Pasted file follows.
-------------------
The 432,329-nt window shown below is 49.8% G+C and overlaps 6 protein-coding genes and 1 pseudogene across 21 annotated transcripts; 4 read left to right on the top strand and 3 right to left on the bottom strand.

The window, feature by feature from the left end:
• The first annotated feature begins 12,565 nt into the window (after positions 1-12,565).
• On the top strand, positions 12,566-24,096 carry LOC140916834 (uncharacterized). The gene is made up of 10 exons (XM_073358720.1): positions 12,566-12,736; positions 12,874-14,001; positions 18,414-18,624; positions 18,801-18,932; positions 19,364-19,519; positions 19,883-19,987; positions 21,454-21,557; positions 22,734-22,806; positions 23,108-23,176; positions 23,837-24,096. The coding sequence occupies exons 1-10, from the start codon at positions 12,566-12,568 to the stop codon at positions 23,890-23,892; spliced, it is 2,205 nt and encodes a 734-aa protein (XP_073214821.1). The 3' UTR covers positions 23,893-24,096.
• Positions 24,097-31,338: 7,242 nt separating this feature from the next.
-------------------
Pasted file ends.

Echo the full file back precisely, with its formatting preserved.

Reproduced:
The 432,329-nt window shown below is 49.8% G+C and overlaps 6 protein-coding genes and 1 pseudogene across 21 annotated transcripts; 4 read left to right on the top strand and 3 right to left on the bottom strand.

The window, feature by feature from the left end:
• The first annotated feature begins 12,565 nt into the window (after positions 1-12,565).
• On the top strand, positions 12,566-24,096 carry LOC140916834 (uncharacterized). The gene is made up of 10 exons (XM_073358720.1): positions 12,566-12,736; positions 12,874-14,001; positions 18,414-18,624; positions 18,801-18,932; positions 19,364-19,519; positions 19,883-19,987; positions 21,454-21,557; positions 22,734-22,806; positions 23,108-23,176; positions 23,837-24,096. The coding sequence occupies exons 1-10, from the start codon at positions 12,566-12,568 to the stop codon at positions 23,890-23,892; spliced, it is 2,205 nt and encodes a 734-aa protein (XP_073214821.1). The 3' UTR covers positions 23,893-24,096.
• Positions 24,097-31,338: 7,242 nt separating this feature from the next.